Employment law stories in the news – 03.11.2014 to 09.11.2014

redmans-blog-newsIn the latest of our series of posts on employment law stories in the news, we take a look at ten cases related to employment law that have made headlines between 3 November and 9 November 2014.

  1. Employer sentenced after elderly worker crushed to death – A Kilmarnock employer has been fined for safety failings after a worker was crushed to death when a heavy gate came off its hinges and fell onto him. Malcolm Macdonald Kennedy, 69, of Riccarton, Kilmarnock, a retired fitter, had been working on a casual basis for Alistair Thomas Corrie, who trades as A Corrie Skip Hire, for around eight years when the incident happened on 12 December 2011 (HSE)
  2. Lonmin directors ‘should be charged as accomplices to murder over Marikana’ – Executives at a London-based mining company should be investigated and charged as accomplices to murder for their role in a police massacre of 34 striking mine workers in South Africa, a judicial commission of inquiry will be told (The Guardian)
  3. Polish workers at Lidl told to stop speaking their native language or they will be sacked – A row has broken out in a Lidl supermarket where Polish workers were told to stop speaking their native language and address customers in English. Staff at the store in Kirkcaldy, Fife, say they were banned from conversing in Polish during their breaks and told to only speak English on the shop floor (The Daily Mail)
  4. Police ‘covered up’ links with union blacklisting – Scotland Yard has been accused of seeking to cover up its involvement in the blacklisting of more than 3,200 construction workers following the emergence of minutes of a meeting between a senior officer in its anti-extremism unit and the organisation running the list (The Guardian)
  5. The top City firm ‘awash with racist and sexist jokes’: Tribunal hears how broker bringing £1.5m harassment claim was called ‘brown boy’ by investment head – Racist and sexist jokes were common currency at a top City brokers, a tribunal has been told. Department head Neil Campbell – who can earn more than £500,000 a year – is accused of receiving a string of derogatory jokes about black people, women, the French and even the Dutch, and displaying no concern at the content (The Daily Mail)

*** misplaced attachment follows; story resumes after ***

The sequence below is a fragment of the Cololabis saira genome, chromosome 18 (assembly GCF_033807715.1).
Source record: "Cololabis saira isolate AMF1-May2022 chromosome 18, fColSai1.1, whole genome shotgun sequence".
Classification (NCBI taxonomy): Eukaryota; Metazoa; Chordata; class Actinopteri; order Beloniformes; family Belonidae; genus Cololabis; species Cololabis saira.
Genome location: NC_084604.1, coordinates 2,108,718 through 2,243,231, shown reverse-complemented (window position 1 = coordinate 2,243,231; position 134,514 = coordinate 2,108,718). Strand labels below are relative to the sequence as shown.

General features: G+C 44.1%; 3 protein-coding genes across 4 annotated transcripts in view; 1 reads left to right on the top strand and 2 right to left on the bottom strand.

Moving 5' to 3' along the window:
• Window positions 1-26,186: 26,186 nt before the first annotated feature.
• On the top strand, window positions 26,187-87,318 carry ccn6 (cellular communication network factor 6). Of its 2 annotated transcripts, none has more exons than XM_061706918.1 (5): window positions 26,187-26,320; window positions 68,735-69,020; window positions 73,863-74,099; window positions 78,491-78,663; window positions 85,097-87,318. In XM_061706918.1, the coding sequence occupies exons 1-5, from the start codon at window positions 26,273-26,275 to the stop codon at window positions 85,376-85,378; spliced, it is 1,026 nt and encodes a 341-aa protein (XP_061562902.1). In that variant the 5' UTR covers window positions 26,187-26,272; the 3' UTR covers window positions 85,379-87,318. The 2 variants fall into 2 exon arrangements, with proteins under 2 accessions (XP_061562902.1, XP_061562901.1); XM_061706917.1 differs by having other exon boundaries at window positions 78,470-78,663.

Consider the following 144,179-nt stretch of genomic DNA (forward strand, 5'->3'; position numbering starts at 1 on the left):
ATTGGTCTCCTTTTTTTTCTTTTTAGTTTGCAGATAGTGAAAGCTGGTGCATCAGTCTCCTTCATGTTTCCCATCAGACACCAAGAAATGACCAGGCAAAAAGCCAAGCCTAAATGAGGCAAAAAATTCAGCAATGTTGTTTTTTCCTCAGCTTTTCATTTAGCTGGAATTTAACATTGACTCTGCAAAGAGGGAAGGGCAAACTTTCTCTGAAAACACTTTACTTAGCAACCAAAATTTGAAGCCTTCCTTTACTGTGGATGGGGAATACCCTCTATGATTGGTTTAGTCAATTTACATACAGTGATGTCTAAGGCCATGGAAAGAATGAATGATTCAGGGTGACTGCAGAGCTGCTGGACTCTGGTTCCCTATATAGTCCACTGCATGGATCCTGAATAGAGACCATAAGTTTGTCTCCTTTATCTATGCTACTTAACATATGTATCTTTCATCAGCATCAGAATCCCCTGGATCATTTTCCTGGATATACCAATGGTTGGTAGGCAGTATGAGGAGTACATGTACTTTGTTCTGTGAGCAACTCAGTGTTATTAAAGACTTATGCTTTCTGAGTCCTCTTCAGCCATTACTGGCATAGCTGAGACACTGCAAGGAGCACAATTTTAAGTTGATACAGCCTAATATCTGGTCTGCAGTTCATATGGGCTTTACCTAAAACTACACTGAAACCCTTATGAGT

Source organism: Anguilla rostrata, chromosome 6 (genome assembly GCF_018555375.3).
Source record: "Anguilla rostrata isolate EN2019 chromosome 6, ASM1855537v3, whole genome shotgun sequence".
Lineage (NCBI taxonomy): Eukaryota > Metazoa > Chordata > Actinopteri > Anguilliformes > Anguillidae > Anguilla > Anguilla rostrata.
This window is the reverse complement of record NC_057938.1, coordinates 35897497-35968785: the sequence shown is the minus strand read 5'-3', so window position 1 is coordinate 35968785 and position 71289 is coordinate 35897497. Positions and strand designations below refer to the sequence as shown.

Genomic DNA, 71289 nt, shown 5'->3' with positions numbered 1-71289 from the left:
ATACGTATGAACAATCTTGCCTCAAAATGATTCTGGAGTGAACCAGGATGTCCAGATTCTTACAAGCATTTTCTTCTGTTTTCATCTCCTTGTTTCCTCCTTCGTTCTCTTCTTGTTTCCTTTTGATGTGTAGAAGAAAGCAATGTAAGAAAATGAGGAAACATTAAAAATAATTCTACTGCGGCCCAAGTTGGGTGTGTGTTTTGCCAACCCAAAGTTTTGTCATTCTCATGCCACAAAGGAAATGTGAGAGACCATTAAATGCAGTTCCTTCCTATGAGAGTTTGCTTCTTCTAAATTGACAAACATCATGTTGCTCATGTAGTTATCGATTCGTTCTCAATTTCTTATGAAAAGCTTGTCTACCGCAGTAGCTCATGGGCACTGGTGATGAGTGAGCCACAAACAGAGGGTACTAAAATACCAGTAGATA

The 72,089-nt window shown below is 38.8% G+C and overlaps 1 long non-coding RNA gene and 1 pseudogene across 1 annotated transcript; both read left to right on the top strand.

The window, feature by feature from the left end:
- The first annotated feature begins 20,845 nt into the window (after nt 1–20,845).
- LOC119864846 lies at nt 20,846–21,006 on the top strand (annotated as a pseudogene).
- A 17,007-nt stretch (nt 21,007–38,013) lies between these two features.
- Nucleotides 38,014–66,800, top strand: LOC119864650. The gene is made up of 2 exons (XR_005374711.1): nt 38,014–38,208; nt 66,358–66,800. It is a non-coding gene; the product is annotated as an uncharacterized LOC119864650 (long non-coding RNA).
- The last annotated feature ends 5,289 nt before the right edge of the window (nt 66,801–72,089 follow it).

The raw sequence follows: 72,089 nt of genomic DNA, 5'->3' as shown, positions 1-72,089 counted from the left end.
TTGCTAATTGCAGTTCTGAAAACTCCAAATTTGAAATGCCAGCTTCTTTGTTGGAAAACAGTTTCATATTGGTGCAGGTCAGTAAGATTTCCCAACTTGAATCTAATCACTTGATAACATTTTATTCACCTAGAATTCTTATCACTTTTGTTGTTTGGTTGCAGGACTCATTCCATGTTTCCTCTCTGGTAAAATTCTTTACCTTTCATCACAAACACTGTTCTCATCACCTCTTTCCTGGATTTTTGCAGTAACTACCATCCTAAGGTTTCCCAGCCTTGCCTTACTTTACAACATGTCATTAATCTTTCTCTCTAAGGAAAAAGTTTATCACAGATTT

6. Black teacher wins discrimination tribunal against academy – A school racially discriminated against a maths teacher with more than ten years experience by refusing to consider her for a job. Perena Polius-Curran, 42, took Basildon Acadmies to an employment tribunal after they failed to interview her properly for a head of department role and instead gave the job to a newly-qualified teacher (Echo-News)
  7. Overtime should count in holiday pay – Workers have won a ground-breaking case at the Employment Appeal Tribunal to include overtime in holiday pay. This means some people working overtime could claim for additional holiday pay. Currently, only basic pay counts when calculating holiday pay (BBC)
  8. Taskforce to assess judgment in holiday pay ruling – Business Secretary Vince Cable has today announced he is setting up a taskforce to assess the possible impact of the ruling on holiday pay from the Employment Appeal Tribunal. The taskforce will consist of a selection of government departments and business representative groups. The taskforce will provide a forum to discuss how the impact on business can be limited (Gov.uk)
  9. Compass subsidiary accused of paying bribes to Kazakhstan officials – A subsidiary of Compass Group, the FTSE 100 catering firm, paid bribes to Kazakhstan government officials and has been reported to the Serious Fraud Office, according to allegations made public by a whistleblower (The Guardian)
  10. Pay rise for 60,000 workers after surge in firms signing up to living wage – More than 1,000 companies are now committed to paying the living wage or above, securing tens of millions of pounds in extra pay for the working poor, it will be announced on Monday. The surge in numbers, and the burgeoning campaign to lift the pay of the worst-off, means that about 60,000 people will be given a pay rise after Monday when a new higher living wage rate is announced. The current rate is £8.80 in London and £7.65 elsewhere (The Guardian)